Thanks so much — great post and enjoyed reading about this! I was thinking about how the “Charm” bracelets provide an avenue for recurring purchases from customers at Tiffany’s. Do you have a view on whether this is the case at Pandora as well? It’s a great product to receive as a gift or buy for one’s self, but also very enjoyable to plan to purchase further charms.
That being said, I wonder if the brand will be challenged since “Charmed” bracelets may have lost their popularity in the past years and the Pandora brand is so tightly affiliated with this particular look.
Definitely agree Lia — even for the mid ranged restaurants I still think its a big financial commitment to eating at home. A bill for two people could easily come to 50-60 GBP when ordered on Deliveroo.
I do think they are benefiting from two major trends: people are valuing at-home experiences, dining and hosting perhaps as much as going out to restaurants and secondly the health or ingredient conscious consumers will have a tough time picking food from Deliveroo’s main competitor which is Just-Eat.
I definitely do agree that the bulk of the business comes from fast casual (like Nandos, Busaba) as well as the mid priced options on the platform.
Really enjoyed reading about this — I must admit that when Blue Apron first came out I wasn’t very bullish on the idea and thought it appealed to a small portion of the market who wishes to have meal plans at home. However, with the growing interest of millennia’s in food, recipes and making their own dishes or entertaining others at home, the Blue Apron model seems to benefit from a very important trend.
Given the shipping costs involved, I do wonder about the margins in the business. Does Blue Apron have that much more bargaining power with farmers than restaurant chains to be able to offer you a meal at home that is shipped to you? You may argue that they save margin by not cooking the meals vs. restaurants, and I would think that even then there seems to be a lot of overhead that already goes into making these packages and recipes customer ready.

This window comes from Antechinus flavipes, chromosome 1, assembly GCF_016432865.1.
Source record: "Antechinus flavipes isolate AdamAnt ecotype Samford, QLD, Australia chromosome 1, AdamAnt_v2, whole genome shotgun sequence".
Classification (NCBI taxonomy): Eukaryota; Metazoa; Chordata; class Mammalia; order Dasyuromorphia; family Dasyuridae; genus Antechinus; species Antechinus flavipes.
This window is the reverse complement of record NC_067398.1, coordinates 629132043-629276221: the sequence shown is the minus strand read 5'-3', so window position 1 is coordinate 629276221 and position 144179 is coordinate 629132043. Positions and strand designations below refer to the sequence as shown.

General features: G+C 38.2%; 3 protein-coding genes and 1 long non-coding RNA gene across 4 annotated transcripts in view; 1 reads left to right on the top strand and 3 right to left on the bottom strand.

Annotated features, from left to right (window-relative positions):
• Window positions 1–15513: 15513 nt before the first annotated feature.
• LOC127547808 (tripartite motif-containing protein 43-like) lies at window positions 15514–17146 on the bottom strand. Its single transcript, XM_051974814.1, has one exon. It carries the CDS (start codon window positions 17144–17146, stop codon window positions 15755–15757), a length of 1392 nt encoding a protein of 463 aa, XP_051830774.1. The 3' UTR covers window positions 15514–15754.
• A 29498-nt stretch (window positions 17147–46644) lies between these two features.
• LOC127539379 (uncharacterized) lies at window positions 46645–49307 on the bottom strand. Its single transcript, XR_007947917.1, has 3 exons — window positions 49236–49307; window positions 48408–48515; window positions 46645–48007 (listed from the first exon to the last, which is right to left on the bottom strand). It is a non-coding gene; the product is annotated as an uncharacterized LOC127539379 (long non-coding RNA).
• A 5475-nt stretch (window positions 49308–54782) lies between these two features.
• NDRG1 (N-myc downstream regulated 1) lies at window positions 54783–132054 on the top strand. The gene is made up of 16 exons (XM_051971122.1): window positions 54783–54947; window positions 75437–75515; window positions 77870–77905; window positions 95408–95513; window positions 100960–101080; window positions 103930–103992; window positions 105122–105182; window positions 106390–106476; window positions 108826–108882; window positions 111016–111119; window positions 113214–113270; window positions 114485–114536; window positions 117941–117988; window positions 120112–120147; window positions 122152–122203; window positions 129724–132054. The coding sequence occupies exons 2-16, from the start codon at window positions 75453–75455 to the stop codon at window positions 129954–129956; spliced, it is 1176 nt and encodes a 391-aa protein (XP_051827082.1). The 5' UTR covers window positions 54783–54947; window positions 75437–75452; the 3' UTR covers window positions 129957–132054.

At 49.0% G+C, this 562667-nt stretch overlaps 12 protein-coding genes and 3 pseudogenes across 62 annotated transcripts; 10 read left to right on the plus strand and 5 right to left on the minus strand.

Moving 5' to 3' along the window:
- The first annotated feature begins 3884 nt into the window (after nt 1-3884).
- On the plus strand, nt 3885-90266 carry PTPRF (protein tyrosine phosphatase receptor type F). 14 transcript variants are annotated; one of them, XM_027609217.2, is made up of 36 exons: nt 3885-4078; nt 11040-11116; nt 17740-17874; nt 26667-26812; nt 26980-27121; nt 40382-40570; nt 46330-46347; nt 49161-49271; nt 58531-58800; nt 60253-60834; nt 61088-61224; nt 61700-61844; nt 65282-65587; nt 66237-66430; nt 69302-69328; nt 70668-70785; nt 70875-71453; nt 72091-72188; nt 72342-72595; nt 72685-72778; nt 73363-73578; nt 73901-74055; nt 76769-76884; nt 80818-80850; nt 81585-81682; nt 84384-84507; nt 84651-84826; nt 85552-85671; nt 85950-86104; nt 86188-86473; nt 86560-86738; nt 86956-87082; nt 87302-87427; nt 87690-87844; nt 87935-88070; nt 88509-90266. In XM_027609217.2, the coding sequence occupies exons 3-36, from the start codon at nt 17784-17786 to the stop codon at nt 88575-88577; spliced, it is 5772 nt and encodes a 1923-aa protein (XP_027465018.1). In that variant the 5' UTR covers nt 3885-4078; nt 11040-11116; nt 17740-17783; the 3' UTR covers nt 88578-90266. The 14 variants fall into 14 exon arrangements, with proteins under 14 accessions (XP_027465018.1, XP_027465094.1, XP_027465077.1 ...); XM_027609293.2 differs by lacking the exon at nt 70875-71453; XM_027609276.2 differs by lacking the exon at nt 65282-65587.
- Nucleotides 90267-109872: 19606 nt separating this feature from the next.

Would love to have a think/chat about the margins of the business and how it can become sustainable after its growth phase
Great post — enjoyed learning about the operating decisions that Chipotle has made to truly fulfill its ambition of being a fast casual restaurant. While certainly these decisions have enabled the brand to grow over the past years, they are also very replicable decisions that any to-be fast casual entrepreneur can incorporate as part of launching a new brand. I am curious to see how Chipotle views the future and what it needs to do to remain competitive given most of the IP that is discussed in your piece is very replicable and not defensible. Perhaps their locations and access to prime real estate is a great barrier to entry and sustaining customers.
I agree — you could use some GPS technology to see if the cleaners are going to addresses that were once customers of the platform and create penalties around that. It is by no means an elegant solution — but I do see it as the biggest threat to their model.
I would love to understand how you can leverage “live” streaming services like Meerkat, Snapchat, or Periscope to create a more real-time experience with Loolia and perhaps also drive down production costs for these videos.
I would love to understand how Handy leverages technology and other tactics to block the issue of cleaners going offline and becoming recurring cleaners for the customer outside of the platform. In my opinion this is the biggest threat to these businesses as the habit of us using cleaners has mostly involved using the same person to build trust, know-how etc.,
Is there any views on how the business is actually doing? Any publicly shared figures around the size of customer base and the ability of the company to retain them?
I am wondering if the same concept would work with Nail Salons? What are learnings from Drybar that can be applied to the nail industry?